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Re: Ornitholestes

The skull of Orfnitholestes will be described by Mark Norell (the postcranial 
manuscript by me, Cliff Miles, Karen Cloward and John Ostrom is in press). Mark 
has had much more preparation done on the skull and did indeed discover that 
the so-called base of the horn is a displaced fragment of the right nasal. The 
skull is crushed and skewed forcing one side upwards relative to the other. 
Mark was generous to let us look at the skull since its preparation and we 
fully agree with him.

Kenneth Carpenter, Ph.D.
Curator of Lower Vertebrate Paleontology &
Chief Preparator
Dept. of Earth Sciences
Denver Museum of Natural History 
2001 Colorado Blvd.
Denver, CO 80205

Phone: (303)370-6392
Fax: (303)331-6492
email: KCarpenter@DMNS.org

>>> "Ivan Kwan" <dino_rampage@hotmail.com> 22/Jul/03 >>>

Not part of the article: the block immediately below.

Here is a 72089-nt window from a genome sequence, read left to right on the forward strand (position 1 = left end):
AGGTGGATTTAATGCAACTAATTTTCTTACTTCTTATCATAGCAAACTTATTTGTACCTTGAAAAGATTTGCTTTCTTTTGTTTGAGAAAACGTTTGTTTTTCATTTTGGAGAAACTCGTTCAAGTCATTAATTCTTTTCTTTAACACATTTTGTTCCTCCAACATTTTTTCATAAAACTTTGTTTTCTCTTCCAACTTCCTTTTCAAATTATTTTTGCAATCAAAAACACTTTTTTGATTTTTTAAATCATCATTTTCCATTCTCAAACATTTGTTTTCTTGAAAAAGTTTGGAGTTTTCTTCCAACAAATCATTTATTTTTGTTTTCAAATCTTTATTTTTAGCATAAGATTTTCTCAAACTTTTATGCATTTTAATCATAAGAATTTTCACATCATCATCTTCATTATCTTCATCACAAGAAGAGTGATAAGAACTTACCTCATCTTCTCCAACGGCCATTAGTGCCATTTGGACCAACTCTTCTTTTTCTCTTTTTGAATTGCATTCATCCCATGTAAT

I read recently that it has been discovered that _Ornitholestes_ did not in 
fact possess a horn/ crest/ protuberance on its snout. How accepted is this 
view? Does this mean that all the restorations of horned _Ornitholestes_ 
erroneous? And what about _Proceratosaurus_? Is it still considered a close 
relative of _Ornitholestes_, and did it have a horn as well?

(Of course, we can always say that the holotype of _Ornitholestes_ was a 
female and thus would not have a horn, while the males would have horns, but 

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